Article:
“I attribute the steady growth to technological advancements as well as tax incentives and state mandates for renewable energy,” said A.J. Simon, an energy analyst at LLNL, who wrote the report. “I would expect this to continue for a while.”
Though the trend is notable, wind and solar energy combined still accounted for only about 2 percent of total U.S. electricity consumption in 2012. Denmark and Spain, in comparison, produced an average of about 30 percent of their energy from wind power last year. [Power of the Future: 10 Ways to Run the 21st Century]
Oil and natural gas accounted for the majority of energy consumption in the United States, and will likely continue to dominate given recent investments in hydraulic fracturing, or “fracking,” Simon said. Fracking is the forceful injection of water, sand and chemicals deep into shale rock that releases previously trapped oil and gas deposits.
By opening up reservoirs of cheap and accessible fossil fuels, fracking could slow efforts to expand renewable energy, though this remains uncertain, according to Simon.
Still, those involved in solar and wind energy production in the United States remain confident that these alternative options will continue to grow despite advancements in fracking.
“The turbines are capturing more energy and [the wind industry] is managing to keep costs low,” said Jason Cotrell, the manager of wind turbine technology and innovation with the National Renewable Energy Laboratory.
Recent efforts to improve wind power have focused on making the turbines taller so that they reach stronger air currents higher above the ground. This would allow wind farms to expand to areas that have previously been unsuitable for turbines due to low ground-level wind speeds.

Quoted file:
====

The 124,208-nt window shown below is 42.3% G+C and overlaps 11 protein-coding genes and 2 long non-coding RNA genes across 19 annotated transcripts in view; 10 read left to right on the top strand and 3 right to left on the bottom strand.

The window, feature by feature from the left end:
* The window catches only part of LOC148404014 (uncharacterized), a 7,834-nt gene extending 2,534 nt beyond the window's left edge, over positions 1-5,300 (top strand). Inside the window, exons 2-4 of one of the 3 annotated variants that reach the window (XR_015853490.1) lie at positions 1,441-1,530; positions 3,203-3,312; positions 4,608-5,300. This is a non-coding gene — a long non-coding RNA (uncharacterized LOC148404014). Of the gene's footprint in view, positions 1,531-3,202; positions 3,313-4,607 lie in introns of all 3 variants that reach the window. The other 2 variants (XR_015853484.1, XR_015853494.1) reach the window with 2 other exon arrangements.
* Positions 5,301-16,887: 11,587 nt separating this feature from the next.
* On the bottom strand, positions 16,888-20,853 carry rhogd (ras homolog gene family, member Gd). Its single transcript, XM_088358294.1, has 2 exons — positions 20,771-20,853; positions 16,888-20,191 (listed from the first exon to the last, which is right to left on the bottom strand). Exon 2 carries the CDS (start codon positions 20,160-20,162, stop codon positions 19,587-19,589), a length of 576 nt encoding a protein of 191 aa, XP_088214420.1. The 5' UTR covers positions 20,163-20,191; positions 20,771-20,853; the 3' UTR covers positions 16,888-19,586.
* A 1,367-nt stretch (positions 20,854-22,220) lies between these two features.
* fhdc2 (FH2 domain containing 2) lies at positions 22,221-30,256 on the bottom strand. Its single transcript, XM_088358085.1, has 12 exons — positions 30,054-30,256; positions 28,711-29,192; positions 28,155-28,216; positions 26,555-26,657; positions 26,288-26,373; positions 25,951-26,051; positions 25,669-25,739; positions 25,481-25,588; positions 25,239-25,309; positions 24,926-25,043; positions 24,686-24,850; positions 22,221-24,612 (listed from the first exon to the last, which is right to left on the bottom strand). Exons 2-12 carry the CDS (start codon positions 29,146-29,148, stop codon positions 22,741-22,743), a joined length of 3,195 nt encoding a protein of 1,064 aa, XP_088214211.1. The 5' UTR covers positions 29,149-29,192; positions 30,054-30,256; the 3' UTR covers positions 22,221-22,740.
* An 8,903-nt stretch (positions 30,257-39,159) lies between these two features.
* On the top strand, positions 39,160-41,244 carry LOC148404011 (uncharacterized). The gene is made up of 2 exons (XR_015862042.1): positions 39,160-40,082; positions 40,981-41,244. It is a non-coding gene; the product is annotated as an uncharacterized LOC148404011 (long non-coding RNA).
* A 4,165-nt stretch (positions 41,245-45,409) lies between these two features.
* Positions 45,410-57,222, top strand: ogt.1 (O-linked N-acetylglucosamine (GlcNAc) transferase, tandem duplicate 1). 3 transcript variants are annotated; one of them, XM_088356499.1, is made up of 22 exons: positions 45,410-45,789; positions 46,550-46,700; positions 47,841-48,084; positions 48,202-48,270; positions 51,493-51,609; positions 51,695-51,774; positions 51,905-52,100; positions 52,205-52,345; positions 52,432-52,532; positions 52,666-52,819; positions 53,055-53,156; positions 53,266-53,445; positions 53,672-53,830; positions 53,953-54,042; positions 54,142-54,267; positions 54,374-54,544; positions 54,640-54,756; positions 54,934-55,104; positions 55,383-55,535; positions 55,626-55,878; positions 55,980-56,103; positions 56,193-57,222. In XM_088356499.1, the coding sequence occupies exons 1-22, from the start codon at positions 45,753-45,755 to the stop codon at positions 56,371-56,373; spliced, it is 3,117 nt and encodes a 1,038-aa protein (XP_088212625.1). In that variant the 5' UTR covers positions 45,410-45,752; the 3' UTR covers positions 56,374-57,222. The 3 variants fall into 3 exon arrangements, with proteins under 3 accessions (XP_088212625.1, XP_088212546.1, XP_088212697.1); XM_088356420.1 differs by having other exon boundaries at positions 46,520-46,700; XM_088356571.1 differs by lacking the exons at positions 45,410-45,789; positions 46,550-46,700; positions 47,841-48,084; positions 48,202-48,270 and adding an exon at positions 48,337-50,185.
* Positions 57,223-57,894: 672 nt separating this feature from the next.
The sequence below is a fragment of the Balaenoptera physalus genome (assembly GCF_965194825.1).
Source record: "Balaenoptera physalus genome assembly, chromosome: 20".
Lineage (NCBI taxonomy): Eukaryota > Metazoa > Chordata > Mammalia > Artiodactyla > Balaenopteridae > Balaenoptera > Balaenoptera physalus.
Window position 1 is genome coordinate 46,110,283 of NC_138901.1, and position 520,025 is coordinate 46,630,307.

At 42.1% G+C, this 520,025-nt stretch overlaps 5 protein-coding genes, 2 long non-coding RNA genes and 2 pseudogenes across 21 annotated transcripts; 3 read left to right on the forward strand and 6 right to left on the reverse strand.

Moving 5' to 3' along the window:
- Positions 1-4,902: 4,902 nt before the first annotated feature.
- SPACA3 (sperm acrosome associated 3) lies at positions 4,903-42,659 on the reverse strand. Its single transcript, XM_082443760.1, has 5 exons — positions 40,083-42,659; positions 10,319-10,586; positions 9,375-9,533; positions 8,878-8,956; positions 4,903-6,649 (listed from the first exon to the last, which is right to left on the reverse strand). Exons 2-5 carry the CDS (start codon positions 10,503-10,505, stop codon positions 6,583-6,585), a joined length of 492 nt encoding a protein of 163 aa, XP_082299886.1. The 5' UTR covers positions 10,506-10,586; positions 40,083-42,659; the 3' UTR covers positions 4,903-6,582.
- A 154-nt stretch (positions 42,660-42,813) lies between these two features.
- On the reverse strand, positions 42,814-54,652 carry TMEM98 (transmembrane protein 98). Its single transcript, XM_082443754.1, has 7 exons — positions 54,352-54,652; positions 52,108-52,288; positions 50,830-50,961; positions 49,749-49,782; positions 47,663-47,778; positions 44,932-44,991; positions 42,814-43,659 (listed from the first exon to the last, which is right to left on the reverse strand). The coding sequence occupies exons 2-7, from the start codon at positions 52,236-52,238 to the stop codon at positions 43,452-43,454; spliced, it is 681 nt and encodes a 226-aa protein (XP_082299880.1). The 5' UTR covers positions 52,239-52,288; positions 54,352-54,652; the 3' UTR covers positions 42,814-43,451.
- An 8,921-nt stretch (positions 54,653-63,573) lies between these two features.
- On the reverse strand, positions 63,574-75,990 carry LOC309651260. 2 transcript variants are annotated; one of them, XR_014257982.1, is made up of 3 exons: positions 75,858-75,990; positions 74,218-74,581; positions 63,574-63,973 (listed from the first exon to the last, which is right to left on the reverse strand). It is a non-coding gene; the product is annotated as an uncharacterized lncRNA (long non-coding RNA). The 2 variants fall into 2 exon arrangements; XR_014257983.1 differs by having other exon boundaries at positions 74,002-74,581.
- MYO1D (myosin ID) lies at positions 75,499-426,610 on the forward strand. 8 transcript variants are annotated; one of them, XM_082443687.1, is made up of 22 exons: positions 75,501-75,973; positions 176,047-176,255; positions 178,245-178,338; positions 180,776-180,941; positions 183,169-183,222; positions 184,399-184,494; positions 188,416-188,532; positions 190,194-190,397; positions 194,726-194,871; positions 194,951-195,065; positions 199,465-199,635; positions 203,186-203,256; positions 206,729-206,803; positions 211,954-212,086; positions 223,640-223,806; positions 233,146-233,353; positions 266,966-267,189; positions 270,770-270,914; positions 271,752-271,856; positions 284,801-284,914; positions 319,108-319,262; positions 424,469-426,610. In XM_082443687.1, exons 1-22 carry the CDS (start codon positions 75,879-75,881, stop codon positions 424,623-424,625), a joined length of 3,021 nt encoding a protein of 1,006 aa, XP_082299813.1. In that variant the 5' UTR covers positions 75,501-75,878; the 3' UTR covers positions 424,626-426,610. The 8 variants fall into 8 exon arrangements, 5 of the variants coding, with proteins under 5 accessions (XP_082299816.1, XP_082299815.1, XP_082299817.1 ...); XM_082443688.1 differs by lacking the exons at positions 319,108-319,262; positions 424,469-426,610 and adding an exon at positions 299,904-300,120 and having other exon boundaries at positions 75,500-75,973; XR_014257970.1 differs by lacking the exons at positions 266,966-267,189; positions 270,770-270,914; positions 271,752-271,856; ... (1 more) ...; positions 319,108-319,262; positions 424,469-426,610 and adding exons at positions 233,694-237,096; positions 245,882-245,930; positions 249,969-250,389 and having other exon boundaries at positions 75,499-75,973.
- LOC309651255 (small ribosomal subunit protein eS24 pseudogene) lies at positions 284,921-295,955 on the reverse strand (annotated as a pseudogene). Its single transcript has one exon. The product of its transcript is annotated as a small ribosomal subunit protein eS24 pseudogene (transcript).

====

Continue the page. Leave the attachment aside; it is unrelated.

“That would be the potential game-changer, when every state in the U.S. could benefit from wind,” Cotrell said.
Solar power has also benefitted from new innovations, but its recent success stems largely from a global oversupply of photovoltaic cells. The combined effects of the economic downturn in 2008 and overambitious renewable policies around the world resulted in an abundance of panels and a relatively small market, according to Tom Kimbis, vice president of Solar Energy Industries Association.
At this point, Kimbis said, expanding the reach of solar energy depends more on the price of the panels than improving their efficiency.
“The efficiency of the panels is now good,” Kimbis said. “The industry has been working to improve efficiency of solar cells for decades and it’s easy to buy a solar module with a 20 percent or higher efficiency today. That’s not really the issue right now. The issue that people care about is how much will it cost and will it work for them.”
Costs depend largely on government tax incentives, which vary from state to state and from year to year. Cotrell and Kimbis both believe that current work in innovating solar and wind power will continue to reduce baseline prices and increase the prevalence of renewable energy in the United States.